Al-Ahram concludes its biography of Ismail Abaza with an interesting anecdote. It was common knowledge that Khedive Abbas II harboured such animosity towards Ismail that he issued an edict withholding the title of pasha from all the members of the Legislative Council, simply in order to prevent Abaza from being granted that exalted rank. However, the rank was bestowed upon him anyway because of his membership in the Agricultural Society, ironically by the society's British secretary-general. The khedive had no alternative but to capitulate.

It is difficult to imagine that even professional historians are familiar with Ahmed Talaat, the third major figure to have died that year, for the simple reason that he receives no mention in modern Egyptian history sources apart from brief references in the memoirs of Ahmed Shafiq.

Although Talaat had little impact on political developments in Egypt, Al-Ahram had several reasons for including him in its biographical chronicles. Firstly, Talaat belonged to a prominent family of the Turkish aristocracy in Egypt. His father, an official in the Public Administration Office, had "served the ruling house from Mohamed Ali to Tawfiq and was the trusted messenger between the wali of Egypt and the Turkish sultan. He thus was privy to many high-level secrets but never revealed a word of what he knew, although he would tell people that he recorded all his knowledge in Turkish in the margins of his books." For a long time, too, Talaat's father was chief of the Turkish bureau in the Egyptian royal court.

Talaat was also a member of that class of non-Egyptian landed gentry with its diverse sources of wealth. The primary distinction between this class and its indigenous counterpart was that the latter had derived its wealth from toil in the fields, as the majority of Egyptian landowners belonged to that category of village mayors and elders. The non-indigenous gentry, by contrast, derived its wealth from affiliations of social status, as Al-Ahram's biography of Talaat makes clear:

"In 1904, he succeeded his father as overseer of the sizeable family waqf (religious endowment) and succeeded in amassing a huge personal fortune. He owns three palaces, one in Suyufiya inherited from his father, a second in Mahmoudiya and a third in San Stephano in Alexandria. These palaces he placed in trust, dedicating the income from them to charitable works." Al-Ahram suggests that Talaat took this step because he had no children and wanted to ensure that his two sisters and his niece would inherit the bulk of his estate.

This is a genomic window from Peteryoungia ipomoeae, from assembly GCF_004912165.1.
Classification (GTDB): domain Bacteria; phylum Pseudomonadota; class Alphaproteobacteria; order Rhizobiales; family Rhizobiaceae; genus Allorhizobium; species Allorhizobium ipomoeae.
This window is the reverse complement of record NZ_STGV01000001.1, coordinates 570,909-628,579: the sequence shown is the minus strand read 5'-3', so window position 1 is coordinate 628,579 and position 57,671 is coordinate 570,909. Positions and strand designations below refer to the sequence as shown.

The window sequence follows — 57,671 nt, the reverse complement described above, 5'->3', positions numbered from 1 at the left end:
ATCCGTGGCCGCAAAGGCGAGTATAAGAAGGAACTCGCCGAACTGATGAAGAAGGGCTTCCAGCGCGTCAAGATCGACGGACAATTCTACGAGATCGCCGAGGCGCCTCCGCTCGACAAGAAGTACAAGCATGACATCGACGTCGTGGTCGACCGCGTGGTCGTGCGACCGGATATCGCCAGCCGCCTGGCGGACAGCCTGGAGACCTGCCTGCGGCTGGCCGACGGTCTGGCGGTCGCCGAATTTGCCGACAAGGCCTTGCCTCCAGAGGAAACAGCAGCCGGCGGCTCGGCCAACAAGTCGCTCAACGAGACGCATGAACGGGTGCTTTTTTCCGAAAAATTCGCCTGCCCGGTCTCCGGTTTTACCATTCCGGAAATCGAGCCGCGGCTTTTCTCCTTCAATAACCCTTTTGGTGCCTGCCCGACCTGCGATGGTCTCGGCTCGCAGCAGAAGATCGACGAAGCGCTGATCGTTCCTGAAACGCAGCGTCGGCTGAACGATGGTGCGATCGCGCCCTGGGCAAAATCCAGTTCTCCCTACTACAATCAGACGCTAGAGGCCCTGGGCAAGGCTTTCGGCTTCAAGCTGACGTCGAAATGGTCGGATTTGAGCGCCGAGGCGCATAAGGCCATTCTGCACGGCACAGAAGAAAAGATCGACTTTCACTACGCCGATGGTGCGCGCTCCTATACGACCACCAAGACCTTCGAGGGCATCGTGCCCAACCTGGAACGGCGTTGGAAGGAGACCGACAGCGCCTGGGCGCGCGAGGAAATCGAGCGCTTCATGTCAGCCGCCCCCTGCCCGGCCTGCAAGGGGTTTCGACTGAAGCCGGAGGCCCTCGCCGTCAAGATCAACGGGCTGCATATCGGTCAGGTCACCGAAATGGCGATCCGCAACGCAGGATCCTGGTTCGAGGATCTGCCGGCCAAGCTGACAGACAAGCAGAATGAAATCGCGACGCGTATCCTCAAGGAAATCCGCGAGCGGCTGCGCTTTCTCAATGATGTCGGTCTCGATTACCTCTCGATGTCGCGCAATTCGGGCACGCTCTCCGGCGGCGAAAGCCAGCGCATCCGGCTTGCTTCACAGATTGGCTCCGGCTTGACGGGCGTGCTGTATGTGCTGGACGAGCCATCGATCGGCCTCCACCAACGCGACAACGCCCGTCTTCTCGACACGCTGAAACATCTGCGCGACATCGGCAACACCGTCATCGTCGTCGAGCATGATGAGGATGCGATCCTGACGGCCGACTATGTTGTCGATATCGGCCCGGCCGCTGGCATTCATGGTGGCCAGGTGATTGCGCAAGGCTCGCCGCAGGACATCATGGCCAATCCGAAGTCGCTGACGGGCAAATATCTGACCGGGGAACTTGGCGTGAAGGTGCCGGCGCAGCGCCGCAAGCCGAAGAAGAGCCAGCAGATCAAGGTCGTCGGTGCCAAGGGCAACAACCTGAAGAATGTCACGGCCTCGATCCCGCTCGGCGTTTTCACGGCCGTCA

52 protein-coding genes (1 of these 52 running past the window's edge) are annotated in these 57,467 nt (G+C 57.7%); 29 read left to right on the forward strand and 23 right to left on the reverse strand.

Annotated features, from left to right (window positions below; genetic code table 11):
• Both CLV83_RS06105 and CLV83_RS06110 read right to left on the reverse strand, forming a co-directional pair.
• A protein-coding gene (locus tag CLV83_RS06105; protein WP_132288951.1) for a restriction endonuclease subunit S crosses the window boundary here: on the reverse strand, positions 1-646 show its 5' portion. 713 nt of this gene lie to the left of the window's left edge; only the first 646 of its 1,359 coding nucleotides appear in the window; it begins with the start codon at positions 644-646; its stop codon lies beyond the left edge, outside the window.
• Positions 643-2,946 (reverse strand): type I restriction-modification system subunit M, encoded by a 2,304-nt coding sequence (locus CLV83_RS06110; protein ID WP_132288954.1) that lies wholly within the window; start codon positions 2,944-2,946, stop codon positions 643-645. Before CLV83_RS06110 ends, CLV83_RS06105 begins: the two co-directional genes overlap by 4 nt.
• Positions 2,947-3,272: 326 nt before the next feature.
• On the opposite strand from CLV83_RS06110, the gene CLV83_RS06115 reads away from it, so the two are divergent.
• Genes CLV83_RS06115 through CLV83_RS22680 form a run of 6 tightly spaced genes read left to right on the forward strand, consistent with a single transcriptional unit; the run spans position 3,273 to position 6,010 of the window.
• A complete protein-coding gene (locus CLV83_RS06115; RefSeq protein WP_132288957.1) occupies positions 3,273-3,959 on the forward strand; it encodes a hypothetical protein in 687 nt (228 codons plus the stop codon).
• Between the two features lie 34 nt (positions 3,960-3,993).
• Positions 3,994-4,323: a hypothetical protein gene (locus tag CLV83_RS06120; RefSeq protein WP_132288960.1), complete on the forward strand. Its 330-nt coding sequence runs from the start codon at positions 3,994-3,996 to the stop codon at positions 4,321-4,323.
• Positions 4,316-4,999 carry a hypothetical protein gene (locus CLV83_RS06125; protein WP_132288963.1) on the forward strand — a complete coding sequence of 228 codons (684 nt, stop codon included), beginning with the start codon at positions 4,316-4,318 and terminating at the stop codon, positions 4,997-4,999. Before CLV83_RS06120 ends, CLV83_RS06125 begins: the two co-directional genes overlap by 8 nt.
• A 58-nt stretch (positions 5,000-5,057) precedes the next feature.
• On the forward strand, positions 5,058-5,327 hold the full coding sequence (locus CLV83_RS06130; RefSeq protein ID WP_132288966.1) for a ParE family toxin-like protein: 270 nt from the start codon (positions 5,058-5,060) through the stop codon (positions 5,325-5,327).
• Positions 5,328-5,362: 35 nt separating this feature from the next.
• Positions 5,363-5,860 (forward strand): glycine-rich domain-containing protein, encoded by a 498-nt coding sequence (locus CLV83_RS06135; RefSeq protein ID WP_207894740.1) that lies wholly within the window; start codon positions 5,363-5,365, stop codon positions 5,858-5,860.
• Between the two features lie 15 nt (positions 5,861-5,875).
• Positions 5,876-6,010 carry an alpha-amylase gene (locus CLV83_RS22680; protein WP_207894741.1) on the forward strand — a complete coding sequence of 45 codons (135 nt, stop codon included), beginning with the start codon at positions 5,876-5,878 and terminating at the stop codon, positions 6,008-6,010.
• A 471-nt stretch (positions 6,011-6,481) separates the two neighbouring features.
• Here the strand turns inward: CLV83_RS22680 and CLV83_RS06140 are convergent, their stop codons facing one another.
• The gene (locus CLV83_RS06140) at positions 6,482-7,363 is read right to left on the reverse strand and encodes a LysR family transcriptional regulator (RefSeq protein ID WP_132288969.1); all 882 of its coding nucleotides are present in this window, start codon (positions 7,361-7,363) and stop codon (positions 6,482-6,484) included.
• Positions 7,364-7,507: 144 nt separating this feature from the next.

He also created trusts for other charitable purposes: LE20 per year to have four sheikhs recite the Qur'an in Ramadan; LE40 per year to be distributed to the poor and those with permanent injuries in Ramadan; LE21 for a religious scholar to recite Qur'anic verses every Friday night; LE40 to cover the pilgrimage expenses of a religious scholar; LE15 to be dedicated to the purchase of clothes for orphans; LE15 to cover the burial costs of poor Muslims; LE7 to purchase bread for the poor; and LE8 to be awarded to the top graduates in the schools of medicine, agriculture and religious jurisprudence.

However, the most important reason that inspired the Al-Ahram biography was Talaat's bequeathal of his collection of 70,000 books to the national public library. When the donation became public, Ahmed Lutfi El-Sayed, the famous political reformer and educationalist who was then director of the public library, urged the rapid implementation of Talaat's bequest. He cautioned that too many priceless legacies of this nature had found their way into the libraries of Berlin, Paris, London and New York. According to El-Sayed, the Talaat collection was much bigger than the estimate given by Al-Ahram. At more than 100,000 volumes, it was one of the largest private collections in Egypt, after those of Ahmed Zaki Pasha, Ahmed Taymur Pasha and Nureddin Bek Mustafa. But according to El-Sayed, Talaat's library was rich with invaluable and unparalleled works, among which was a collection of calligraphic manuscripts by the most famous Arab calligraphers and a Qur'an written in Kufic script on gazelle skin parchment by Imam El-Hassan El-Basri, the only Qur'an of its kind in the world.

Sheikh Mohamed Abul-Fadl El-Gizawi was the rector of Al-Azhar University. On 15 July 1927, Al- Ahram wrote that this religious official died suddenly following a bout of influenza, although just prior to this "he had been in excellent health, pursuing the tasks of office with vigour."

El-Gizawi, the newspaper continues, was born in Warraq Al-Hadar in Imbaba and by the time of his death "he had lived so long that few scholars or judges still alive were not among his students... as he taught in Al-Azhar for more than 50 years." He was also a preacher at the Sultan Al-Hanafi Mosque, a sheikh of the Hanafi school of Islamic theology and jurisprudence "who remained at his lectern until the day he died" and a teacher at Al-Azhar "receiving piastres as a salary for his lectures."